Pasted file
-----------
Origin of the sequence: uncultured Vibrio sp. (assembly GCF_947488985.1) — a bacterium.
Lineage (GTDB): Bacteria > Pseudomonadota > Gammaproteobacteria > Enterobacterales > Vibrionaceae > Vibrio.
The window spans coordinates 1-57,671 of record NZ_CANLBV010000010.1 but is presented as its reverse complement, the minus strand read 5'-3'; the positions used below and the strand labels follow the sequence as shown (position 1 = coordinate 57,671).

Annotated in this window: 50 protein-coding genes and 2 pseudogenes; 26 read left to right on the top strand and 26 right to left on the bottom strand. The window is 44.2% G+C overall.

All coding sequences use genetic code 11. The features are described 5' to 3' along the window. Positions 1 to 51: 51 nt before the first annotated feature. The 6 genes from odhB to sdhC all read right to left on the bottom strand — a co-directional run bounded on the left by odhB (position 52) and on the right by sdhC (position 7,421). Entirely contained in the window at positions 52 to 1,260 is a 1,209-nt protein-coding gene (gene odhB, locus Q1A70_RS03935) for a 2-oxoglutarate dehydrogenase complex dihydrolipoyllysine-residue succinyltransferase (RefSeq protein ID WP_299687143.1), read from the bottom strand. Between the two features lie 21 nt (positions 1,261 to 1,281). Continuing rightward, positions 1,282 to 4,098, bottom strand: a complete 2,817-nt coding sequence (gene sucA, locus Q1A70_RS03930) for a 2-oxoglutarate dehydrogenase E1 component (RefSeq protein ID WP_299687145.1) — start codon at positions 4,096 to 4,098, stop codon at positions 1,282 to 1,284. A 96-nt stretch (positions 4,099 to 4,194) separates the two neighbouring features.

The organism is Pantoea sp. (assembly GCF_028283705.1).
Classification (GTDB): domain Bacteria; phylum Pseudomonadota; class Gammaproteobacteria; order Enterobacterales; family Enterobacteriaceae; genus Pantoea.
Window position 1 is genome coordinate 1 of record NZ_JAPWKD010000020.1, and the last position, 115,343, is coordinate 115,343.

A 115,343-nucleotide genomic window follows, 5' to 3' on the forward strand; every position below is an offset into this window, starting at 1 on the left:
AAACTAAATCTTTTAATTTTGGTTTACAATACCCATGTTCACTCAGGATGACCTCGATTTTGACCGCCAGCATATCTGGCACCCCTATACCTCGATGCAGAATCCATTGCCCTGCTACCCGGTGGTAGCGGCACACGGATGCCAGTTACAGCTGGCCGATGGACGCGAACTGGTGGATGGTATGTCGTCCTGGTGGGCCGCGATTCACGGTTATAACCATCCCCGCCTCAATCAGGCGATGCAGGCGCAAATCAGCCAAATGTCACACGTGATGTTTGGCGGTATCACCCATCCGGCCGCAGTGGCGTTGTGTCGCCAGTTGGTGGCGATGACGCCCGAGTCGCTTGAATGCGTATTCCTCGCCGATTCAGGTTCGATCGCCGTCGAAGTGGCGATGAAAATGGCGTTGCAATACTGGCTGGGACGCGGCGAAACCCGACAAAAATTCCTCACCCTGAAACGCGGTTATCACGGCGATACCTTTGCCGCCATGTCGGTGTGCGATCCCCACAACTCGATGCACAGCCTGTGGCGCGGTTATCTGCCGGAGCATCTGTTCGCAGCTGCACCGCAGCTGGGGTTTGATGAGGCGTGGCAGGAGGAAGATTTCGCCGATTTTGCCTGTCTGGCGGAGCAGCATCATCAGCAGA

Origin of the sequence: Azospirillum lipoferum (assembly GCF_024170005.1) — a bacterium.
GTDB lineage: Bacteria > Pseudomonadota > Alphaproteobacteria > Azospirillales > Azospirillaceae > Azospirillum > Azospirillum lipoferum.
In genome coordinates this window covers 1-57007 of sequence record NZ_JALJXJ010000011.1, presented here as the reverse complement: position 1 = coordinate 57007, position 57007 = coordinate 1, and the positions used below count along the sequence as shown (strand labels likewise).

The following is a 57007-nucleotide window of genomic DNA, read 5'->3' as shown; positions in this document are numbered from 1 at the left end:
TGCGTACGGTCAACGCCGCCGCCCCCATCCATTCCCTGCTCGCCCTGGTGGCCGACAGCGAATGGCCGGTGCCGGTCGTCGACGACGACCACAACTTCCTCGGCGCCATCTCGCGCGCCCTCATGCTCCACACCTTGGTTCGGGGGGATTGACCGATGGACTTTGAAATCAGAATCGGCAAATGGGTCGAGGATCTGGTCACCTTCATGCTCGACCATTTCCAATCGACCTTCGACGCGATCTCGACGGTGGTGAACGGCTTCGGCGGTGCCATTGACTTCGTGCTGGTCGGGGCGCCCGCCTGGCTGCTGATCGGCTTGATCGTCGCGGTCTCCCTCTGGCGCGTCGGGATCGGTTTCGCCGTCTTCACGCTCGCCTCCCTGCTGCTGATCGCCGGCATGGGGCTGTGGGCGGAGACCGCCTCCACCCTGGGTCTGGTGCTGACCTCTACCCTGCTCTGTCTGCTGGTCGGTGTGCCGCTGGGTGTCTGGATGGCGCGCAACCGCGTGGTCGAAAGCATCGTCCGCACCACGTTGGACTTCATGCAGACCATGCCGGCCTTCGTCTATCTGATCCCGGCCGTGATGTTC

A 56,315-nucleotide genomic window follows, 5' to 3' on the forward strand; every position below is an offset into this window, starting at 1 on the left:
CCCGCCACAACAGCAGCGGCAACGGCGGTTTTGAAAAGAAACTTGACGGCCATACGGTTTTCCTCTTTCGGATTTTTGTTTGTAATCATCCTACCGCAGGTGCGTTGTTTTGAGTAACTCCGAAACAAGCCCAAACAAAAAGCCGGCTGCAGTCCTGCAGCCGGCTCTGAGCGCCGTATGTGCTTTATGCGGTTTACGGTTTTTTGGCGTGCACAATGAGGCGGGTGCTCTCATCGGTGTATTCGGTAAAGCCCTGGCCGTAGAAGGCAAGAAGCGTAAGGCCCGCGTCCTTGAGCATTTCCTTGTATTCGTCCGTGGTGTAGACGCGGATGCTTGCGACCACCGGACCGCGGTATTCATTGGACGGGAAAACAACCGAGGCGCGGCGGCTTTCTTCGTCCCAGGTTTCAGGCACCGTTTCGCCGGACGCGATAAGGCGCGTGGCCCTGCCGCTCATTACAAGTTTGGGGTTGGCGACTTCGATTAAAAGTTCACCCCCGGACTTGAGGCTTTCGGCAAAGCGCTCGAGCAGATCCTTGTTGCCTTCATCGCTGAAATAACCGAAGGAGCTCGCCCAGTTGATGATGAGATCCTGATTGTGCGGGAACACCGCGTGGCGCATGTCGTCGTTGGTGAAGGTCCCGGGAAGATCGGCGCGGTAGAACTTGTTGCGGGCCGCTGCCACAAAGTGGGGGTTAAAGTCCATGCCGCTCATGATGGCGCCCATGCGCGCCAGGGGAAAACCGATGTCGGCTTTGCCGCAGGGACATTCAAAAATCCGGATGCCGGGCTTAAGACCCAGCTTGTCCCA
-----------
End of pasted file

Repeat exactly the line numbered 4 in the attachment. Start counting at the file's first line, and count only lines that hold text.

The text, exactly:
Annotated in this window: 50 protein-coding genes and 2 pseudogenes; 26 read left to right on the top strand and 26 right to left on the bottom strand. The window is 44.2% G+C overall.